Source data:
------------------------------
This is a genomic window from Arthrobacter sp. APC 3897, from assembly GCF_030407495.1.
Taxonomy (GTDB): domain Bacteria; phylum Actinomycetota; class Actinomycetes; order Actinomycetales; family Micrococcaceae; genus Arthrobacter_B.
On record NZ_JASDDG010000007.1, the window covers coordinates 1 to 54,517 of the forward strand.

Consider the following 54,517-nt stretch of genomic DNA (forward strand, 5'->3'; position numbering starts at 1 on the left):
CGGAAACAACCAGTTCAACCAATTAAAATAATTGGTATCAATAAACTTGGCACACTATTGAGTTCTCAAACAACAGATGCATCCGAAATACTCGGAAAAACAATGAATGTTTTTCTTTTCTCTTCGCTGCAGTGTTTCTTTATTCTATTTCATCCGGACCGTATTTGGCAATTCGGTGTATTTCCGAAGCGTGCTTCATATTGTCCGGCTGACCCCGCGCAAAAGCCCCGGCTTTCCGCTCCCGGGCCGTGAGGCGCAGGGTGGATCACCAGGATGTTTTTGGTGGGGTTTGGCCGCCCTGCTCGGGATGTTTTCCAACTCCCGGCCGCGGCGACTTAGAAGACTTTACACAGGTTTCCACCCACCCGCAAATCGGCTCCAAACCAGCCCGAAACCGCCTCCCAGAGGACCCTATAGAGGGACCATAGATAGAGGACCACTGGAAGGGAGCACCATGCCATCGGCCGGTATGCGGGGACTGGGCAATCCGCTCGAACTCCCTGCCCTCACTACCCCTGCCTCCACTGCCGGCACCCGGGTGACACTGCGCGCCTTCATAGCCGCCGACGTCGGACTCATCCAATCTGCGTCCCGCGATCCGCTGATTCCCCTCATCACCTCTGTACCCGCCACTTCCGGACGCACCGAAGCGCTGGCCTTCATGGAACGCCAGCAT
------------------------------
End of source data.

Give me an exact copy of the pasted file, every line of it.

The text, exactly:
This is a genomic window from Arthrobacter sp. APC 3897, from assembly GCF_030407495.1.
Taxonomy (GTDB): domain Bacteria; phylum Actinomycetota; class Actinomycetes; order Actinomycetales; family Micrococcaceae; genus Arthrobacter_B.
On record NZ_JASDDG010000007.1, the window covers coordinates 1 to 54,517 of the forward strand.

Consider the following 54,517-nt stretch of genomic DNA (forward strand, 5'->3'; position numbering starts at 1 on the left):
CGGAAACAACCAGTTCAACCAATTAAAATAATTGGTATCAATAAACTTGGCACACTATTGAGTTCTCAAACAACAGATGCATCCGAAATACTCGGAAAAACAATGAATGTTTTTCTTTTCTCTTCGCTGCAGTGTTTCTTTATTCTATTTCATCCGGACCGTATTTGGCAATTCGGTGTATTTCCGAAGCGTGCTTCATATTGTCCGGCTGACCCCGCGCAAAAGCCCCGGCTTTCCGCTCCCGGGCCGTGAGGCGCAGGGTGGATCACCAGGATGTTTTTGGTGGGGTTTGGCCGCCCTGCTCGGGATGTTTTCCAACTCCCGGCCGCGGCGACTTAGAAGACTTTACACAGGTTTCCACCCACCCGCAAATCGGCTCCAAACCAGCCCGAAACCGCCTCCCAGAGGACCCTATAGAGGGACCATAGATAGAGGACCACTGGAAGGGAGCACCATGCCATCGGCCGGTATGCGGGGACTGGGCAATCCGCTCGAACTCCCTGCCCTCACTACCCCTGCCTCCACTGCCGGCACCCGGGTGACACTGCGCGCCTTCATAGCCGCCGACGTCGGACTCATCCAATCTGCGTCCCGCGATCCGCTGATTCCCCTCATCACCTCTGTACCCGCCACTTCCGGACGCACCGAAGCGCTGGCCTTCATGGAACGCCAGCAT